I am still working on this CPU, but even now it is only 1.5 times slower than simple counter (I don't know exactly, maybe 40 instructions per second?). In the nearest time I am going to implement prime numbers calculation and RAM memory support - probably this will be quite easy.
And continue working on multithreading (my dream:)).

Usefull links:
Another CPU: https://forums.factorio.com/forum/vie ... =8&t=15113
Digit display: https://forums.factorio.com/forum/vie ... 62#p101362
Memory cell: https://forums.factorio.com/forum/vie ... 897#p97897

And my personal "Thanks" to @Hogdriver for inspiring me on this job.
Last edited by XKnight on Sun Aug 23, 2015 7:06 pm, edited 1 time in total.

XKnight
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Re: Instruction pipeline computer

Post by XKnight » Sun Aug 23, 2015 6:57 pm

As I promised, here is the further improvement of this CPU: added RAM device and several new instructions. And prime numbers calculation.
Let's start:

There are many different algorithms for finding prime numbers, some of them are simple and slow, like this

Code: Select all

for (int i=2; i<N; ++i)
  {
  bool is_prime = true;
  for (int j=2; j<i; ++j)
    if (i % j == 0)
      is_prime=false;
  if (is_prime)
    cout << i;
  }
I didn't want to solve this task in such way because this algorithm will have low performance, so I implemented sieve of Eratosthenes (https://en.wikipedia.org/wiki/Sieve_of_Eratosthenes). Also it is a very good way to try my new RAM.

Code: Select all

for (int i=2; i<N; ++i)
  {
  bool is_prime = true;
  for (int j=0; j<primes.size() && primes[j] * primes[j] <= i ; ++j)
    if (i % primes[j] == 0)
      {
      is_prime=false;
      break;
      }
  if (is_prime)
    primes.push_back(i);
  }
In my CPU I intruduced registers pair: (R0, R1), (R2, R3), (R4, R5)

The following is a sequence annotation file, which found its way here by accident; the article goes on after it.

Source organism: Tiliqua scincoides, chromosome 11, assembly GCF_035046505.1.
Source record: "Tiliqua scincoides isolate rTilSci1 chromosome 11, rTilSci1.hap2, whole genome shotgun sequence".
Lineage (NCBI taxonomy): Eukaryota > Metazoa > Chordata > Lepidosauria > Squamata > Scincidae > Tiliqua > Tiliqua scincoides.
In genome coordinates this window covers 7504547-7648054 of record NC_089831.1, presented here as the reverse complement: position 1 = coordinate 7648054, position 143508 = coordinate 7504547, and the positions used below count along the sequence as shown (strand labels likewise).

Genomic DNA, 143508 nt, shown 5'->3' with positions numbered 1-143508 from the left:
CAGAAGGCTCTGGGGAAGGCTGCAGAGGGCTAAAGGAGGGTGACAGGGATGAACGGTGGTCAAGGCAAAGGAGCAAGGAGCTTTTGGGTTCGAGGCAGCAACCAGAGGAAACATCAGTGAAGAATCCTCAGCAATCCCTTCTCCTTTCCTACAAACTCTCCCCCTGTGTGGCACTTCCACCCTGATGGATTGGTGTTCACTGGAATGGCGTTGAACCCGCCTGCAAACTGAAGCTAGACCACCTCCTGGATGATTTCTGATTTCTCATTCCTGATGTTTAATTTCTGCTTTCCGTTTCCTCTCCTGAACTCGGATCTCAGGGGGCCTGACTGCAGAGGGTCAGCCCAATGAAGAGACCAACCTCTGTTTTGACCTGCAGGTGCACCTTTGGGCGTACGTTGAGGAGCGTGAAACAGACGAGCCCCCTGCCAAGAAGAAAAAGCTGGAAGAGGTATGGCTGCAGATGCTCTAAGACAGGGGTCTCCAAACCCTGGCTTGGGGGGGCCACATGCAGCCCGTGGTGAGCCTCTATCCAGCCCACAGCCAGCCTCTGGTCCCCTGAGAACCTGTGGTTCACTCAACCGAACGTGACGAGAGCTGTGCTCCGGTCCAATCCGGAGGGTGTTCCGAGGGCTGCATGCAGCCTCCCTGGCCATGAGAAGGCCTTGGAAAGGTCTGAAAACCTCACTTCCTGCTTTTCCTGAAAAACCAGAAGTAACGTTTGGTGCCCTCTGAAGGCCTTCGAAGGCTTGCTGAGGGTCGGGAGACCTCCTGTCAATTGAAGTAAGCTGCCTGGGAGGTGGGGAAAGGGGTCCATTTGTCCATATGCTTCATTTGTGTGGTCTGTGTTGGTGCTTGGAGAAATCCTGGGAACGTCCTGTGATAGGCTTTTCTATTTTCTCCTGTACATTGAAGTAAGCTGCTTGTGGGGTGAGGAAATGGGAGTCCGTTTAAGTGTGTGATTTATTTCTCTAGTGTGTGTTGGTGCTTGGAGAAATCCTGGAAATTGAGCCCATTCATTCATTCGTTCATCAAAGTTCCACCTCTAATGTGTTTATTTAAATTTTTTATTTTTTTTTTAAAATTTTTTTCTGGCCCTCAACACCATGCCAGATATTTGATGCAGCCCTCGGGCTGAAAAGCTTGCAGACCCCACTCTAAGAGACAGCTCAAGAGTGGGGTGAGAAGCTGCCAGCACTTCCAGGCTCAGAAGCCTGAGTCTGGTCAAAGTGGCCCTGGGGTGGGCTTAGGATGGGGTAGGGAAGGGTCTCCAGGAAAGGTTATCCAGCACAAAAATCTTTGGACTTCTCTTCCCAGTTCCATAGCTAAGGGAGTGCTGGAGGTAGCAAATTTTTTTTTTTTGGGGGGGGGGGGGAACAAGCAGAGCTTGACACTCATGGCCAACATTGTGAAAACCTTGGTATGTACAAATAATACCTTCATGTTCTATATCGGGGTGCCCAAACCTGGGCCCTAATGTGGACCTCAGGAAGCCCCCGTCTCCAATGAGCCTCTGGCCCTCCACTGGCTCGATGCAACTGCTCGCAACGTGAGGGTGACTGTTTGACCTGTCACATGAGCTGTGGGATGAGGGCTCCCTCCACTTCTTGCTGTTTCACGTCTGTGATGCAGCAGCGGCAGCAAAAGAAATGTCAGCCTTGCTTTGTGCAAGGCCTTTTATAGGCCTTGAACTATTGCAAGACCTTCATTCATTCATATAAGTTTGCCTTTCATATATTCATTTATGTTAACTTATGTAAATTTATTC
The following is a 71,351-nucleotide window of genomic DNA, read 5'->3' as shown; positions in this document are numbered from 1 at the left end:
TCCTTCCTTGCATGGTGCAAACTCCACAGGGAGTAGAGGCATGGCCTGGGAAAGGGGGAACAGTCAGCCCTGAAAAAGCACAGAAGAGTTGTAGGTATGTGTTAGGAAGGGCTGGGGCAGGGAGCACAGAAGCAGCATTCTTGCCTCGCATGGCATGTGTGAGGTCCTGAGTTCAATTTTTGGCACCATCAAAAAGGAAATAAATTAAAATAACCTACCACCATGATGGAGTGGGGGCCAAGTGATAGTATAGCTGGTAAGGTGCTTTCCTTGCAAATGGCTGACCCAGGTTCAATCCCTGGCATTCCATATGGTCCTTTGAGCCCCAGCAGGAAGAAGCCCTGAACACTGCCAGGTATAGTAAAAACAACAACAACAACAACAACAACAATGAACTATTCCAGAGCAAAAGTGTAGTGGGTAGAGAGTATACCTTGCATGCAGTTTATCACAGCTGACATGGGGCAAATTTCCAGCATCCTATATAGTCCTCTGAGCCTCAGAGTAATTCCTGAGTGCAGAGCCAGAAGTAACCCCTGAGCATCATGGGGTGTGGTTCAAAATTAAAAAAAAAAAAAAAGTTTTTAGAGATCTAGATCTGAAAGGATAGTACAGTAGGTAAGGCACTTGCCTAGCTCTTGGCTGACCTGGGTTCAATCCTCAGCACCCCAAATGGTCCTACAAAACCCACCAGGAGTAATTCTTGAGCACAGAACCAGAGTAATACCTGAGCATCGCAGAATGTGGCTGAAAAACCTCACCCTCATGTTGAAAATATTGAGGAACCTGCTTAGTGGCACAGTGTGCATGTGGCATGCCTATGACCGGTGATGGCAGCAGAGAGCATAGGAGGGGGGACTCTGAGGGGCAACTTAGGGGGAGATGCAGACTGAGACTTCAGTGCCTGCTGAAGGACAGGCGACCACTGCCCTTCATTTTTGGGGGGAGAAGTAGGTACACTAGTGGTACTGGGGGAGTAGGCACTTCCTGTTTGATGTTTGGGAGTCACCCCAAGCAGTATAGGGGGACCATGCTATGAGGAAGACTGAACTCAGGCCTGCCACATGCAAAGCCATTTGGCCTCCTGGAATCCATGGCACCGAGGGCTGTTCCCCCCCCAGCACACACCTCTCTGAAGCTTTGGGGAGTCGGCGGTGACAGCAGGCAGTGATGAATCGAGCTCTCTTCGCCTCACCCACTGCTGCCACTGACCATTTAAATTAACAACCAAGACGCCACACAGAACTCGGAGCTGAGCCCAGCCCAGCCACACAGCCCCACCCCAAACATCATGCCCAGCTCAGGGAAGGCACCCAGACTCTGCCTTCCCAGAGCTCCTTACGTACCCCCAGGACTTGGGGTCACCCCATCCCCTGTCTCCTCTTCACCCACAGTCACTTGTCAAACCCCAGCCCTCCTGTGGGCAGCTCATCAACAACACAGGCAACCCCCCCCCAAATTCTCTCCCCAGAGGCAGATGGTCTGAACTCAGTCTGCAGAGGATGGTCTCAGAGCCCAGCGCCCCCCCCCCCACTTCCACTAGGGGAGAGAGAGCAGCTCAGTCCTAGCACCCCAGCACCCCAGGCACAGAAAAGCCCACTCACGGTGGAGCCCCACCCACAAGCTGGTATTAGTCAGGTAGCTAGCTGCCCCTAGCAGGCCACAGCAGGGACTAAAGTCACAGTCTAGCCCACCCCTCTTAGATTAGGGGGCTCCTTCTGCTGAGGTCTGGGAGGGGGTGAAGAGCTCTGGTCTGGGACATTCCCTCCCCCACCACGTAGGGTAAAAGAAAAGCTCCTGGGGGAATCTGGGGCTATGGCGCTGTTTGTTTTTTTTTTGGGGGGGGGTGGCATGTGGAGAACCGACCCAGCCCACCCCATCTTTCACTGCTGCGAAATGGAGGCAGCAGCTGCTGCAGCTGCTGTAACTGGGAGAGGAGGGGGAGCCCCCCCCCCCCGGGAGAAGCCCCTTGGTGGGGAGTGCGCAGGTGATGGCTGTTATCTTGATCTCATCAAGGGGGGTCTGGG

R4 R5 registers were reserved for read/write operation with RAM (R4 - read, R5 - write)
R2 R3 - auxiliary registers (they are used in some complex instructoin like division or modulo operation)
R0 R1 - main registers

Transform C++ code to instructions, also perform some optimization:

Code: Select all

	r3 = r3 + 2              [0/1]     
	r5 = r5 + 1	
is_not_prime:                          
	r2 = 2, r3 = r3 + 1      [1/1]    
	r4 = 1                   [1/1]
start:
	(r00, r01) = (r2, r3)    [1/1]   
	read r2 from #[r4]       [1/3]  
	r00 = r00 * r2           [1/1] // prime[i] * prime[i]
	r01 = r01 % r2           [2/1]
	r00 = r00 - r3           [1/1] // prime[i] * prime[i] - current_number
	if (r01 == 0)            [1/1]
		jmp is_not_prime       
		-
	if (r00 < 0)             [1/1]
		jmp start             
		r4 = r4 + 1           [0/1]
is_prime:
	print r3                 [1/1]
	write r3 to #[r5]        [1/3]
	jmp is_not_prime         [1/1]
	r5 = r5 + 1              [0/1] 
New instructions that we will need in this algo:

Code: Select all

2:	r2 = 0                   [1/1]    
3:	r4 = 0                   [1/1]
4:	(r0, r1) = (r2, r3)      [1/1]        
5:	r0 = r0 - r3             [1/1]         
6:	r0 = r0 * r2             [1/1]         
7:	r1 = r1 % r2             [2/1]

2[3]:	if (r0 < 0)           [1/1]
4[5]:	if (r1 == 0)          [1/1]
		
101:	print r3               [1/1]
102:	read r2 from #[r4]     [1/3]  
103:	write r3 to #[r5]      [1/3]
Result:
primes.png
primes.png (1.16 MiB) Viewed 4671 times
This build has 20 memory cells, where program stores first 20 prime numbers (last prime number in memory is 73).
According to sieve of Eratosthenes algorithm, it is enough do display all prime numbers up to 73*73 = 5329.
More pictures